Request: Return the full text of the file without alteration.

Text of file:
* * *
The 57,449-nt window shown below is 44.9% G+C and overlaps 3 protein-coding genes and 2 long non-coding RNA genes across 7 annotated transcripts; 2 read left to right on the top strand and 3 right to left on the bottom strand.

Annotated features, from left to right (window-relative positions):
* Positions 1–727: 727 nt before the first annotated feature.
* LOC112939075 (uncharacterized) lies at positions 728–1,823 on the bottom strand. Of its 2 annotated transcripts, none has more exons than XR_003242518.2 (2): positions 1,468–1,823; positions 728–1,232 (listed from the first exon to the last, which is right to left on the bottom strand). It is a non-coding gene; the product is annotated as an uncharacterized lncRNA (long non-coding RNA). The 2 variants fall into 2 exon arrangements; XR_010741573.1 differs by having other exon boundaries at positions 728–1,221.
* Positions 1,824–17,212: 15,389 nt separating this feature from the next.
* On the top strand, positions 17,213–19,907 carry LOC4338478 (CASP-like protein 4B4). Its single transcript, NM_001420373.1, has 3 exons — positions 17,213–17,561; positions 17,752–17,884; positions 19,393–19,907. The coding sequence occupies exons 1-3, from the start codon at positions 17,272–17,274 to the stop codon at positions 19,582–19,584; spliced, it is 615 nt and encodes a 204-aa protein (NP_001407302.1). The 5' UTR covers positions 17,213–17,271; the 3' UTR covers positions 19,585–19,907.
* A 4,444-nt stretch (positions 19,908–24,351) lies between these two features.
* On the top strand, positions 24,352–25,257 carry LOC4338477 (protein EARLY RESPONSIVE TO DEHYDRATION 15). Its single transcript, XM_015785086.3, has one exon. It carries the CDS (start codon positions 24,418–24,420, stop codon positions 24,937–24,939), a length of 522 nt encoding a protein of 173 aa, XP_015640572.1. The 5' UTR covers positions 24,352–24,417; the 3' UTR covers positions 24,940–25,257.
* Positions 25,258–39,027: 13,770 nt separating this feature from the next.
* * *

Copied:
The 57,449-nt window shown below is 44.9% G+C and overlaps 3 protein-coding genes and 2 long non-coding RNA genes across 7 annotated transcripts; 2 read left to right on the top strand and 3 right to left on the bottom strand.

Annotated features, from left to right (window-relative positions):
* Positions 1–727: 727 nt before the first annotated feature.
* LOC112939075 (uncharacterized) lies at positions 728–1,823 on the bottom strand. Of its 2 annotated transcripts, none has more exons than XR_003242518.2 (2): positions 1,468–1,823; positions 728–1,232 (listed from the first exon to the last, which is right to left on the bottom strand). It is a non-coding gene; the product is annotated as an uncharacterized lncRNA (long non-coding RNA). The 2 variants fall into 2 exon arrangements; XR_010741573.1 differs by having other exon boundaries at positions 728–1,221.
* Positions 1,824–17,212: 15,389 nt separating this feature from the next.
* On the top strand, positions 17,213–19,907 carry LOC4338478 (CASP-like protein 4B4). Its single transcript, NM_001420373.1, has 3 exons — positions 17,213–17,561; positions 17,752–17,884; positions 19,393–19,907. The coding sequence occupies exons 1-3, from the start codon at positions 17,272–17,274 to the stop codon at positions 19,582–19,584; spliced, it is 615 nt and encodes a 204-aa protein (NP_001407302.1). The 5' UTR covers positions 17,213–17,271; the 3' UTR covers positions 19,585–19,907.
* A 4,444-nt stretch (positions 19,908–24,351) lies between these two features.
* On the top strand, positions 24,352–25,257 carry LOC4338477 (protein EARLY RESPONSIVE TO DEHYDRATION 15). Its single transcript, XM_015785086.3, has one exon. It carries the CDS (start codon positions 24,418–24,420, stop codon positions 24,937–24,939), a length of 522 nt encoding a protein of 173 aa, XP_015640572.1. The 5' UTR covers positions 24,352–24,417; the 3' UTR covers positions 24,940–25,257.
* Positions 25,258–39,027: 13,770 nt separating this feature from the next.